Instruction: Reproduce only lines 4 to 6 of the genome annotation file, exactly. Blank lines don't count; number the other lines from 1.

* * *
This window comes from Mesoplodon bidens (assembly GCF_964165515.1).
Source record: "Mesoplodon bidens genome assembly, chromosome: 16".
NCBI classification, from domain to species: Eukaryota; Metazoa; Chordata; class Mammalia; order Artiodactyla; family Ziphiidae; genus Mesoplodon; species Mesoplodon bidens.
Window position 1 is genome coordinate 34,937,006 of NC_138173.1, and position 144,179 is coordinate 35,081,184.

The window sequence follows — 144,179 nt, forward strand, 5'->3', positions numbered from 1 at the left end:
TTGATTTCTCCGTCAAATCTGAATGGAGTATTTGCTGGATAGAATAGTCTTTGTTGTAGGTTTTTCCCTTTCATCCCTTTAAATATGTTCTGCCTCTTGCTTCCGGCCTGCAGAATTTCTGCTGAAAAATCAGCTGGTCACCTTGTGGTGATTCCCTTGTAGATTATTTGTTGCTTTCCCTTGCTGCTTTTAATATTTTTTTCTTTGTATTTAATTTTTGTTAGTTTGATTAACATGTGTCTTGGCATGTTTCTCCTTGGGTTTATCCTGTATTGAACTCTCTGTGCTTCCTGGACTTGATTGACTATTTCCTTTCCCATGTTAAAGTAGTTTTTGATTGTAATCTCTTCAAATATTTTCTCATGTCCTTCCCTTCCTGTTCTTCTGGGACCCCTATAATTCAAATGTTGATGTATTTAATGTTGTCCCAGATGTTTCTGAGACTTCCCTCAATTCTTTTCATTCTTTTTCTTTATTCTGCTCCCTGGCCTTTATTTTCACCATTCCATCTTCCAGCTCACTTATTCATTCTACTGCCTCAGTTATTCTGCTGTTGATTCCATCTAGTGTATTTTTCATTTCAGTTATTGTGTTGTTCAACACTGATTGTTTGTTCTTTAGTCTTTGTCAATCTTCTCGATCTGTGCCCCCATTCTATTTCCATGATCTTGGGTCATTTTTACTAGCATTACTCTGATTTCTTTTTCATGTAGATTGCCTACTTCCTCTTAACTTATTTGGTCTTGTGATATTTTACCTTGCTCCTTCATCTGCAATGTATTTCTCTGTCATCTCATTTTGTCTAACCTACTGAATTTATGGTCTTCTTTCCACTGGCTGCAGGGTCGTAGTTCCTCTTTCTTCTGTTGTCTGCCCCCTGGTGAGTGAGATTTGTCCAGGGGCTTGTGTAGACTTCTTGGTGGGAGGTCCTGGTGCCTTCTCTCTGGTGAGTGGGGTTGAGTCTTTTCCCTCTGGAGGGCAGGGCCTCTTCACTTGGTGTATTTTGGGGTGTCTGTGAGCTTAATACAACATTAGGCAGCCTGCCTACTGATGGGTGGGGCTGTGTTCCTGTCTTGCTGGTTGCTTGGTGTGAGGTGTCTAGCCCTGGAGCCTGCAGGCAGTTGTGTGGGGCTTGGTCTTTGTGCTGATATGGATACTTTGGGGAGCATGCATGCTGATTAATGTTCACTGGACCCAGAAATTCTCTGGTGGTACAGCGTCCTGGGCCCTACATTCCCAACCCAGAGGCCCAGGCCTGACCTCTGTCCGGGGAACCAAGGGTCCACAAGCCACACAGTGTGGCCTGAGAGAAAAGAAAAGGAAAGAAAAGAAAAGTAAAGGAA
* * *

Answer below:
Window position 1 is genome coordinate 34,937,006 of NC_138173.1, and position 144,179 is coordinate 35,081,184.

The window sequence follows — 144,179 nt, forward strand, 5'->3', positions numbered from 1 at the left end:
TTGATTTCTCCGTCAAATCTGAATGGAGTATTTGCTGGATAGAATAGTCTTTGTTGTAGGTTTTTCCCTTTCATCCCTTTAAATATGTTCTGCCTCTTGCTTCCGGCCTGCAGAATTTCTGCTGAAAAATCAGCTGGTCACCTTGTGGTGATTCCCTTGTAGATTATTTGTTGCTTTCCCTTGCTGCTTTTAATATTTTTTTCTTTGTATTTAATTTTTGTTAGTTTGATTAACATGTGTCTTGGCATGTTTCTCCTTGGGTTTATCCTGTATTGAACTCTCTGTGCTTCCTGGACTTGATTGACTATTTCCTTTCCCATGTTAAAGTAGTTTTTGATTGTAATCTCTTCAAATATTTTCTCATGTCCTTCCCTTCCTGTTCTTCTGGGACCCCTATAATTCAAATGTTGATGTATTTAATGTTGTCCCAGATGTTTCTGAGACTTCCCTCAATTCTTTTCATTCTTTTTCTTTATTCTGCTCCCTGGCCTTTATTTTCACCATTCCATCTTCCAGCTCACTTATTCATTCTACTGCCTCAGTTATTCTGCTGTTGATTCCATCTAGTGTATTTTTCATTTCAGTTATTGTGTTGTTCAACACTGATTGTTTGTTCTTTAGTCTTTGTCAATCTTCTCGATCTGTGCCCCCATTCTATTTCCATGATCTTGGGTCATTTTTACTAGCATTACTCTGATTTCTTTTTCATGTAGATTGCCTACTTCCTCTTAACTTATTTGGTCTTGTGATATTTTACCTTGCTCCTTCATCTGCAATGTATTTCTCTGTCATCTCATTTTGTCTAACCTACTGAATTTATGGTCTTCTTTCCACTGGCTGCAGGGTCGTAGTTCCTCTTTCTTCTGTTGTCTGCCCCCTGGTGAGTGAGATTTGTCCAGGGGCTTGTGTAGACTTCTTGGTGGGAGGTCCTGGTGCCTTCTCTCTGGTGAGTGGGGTTGAGTCTTTTCCCTCTGGAGGGCAGGGCCTCTTCACTTGGTGTATTTTGGGGTGTCTGTGAGCTTAATACAACATTAGGCAGCCTGCCTACTGATGGGTGGGGCTGTGTTCCTGTCTTGCTGGTTGCTTGGTGTGAGGTGTCTAGCCCTGGAGCCTGCAGGCAGTTGTGTGGGGCTTGGTCTTTGTGCTGATATGGATACTTTGGGGAGCATGCATGCTGATTAATGTTCACTGGACCCAGAAATTCTCTGGTGGTACAGCGTCCTGGGCCCTACATTCCCAACCCAGAGGCCCAGGCCTGACCTCTGTCCGGGGAACCAAGGGTCCACAAGCCACACAGTGTGGCCTGAGAGAAAAGAAAAGGAAAGAAAAGAAAAGTAAAGGAA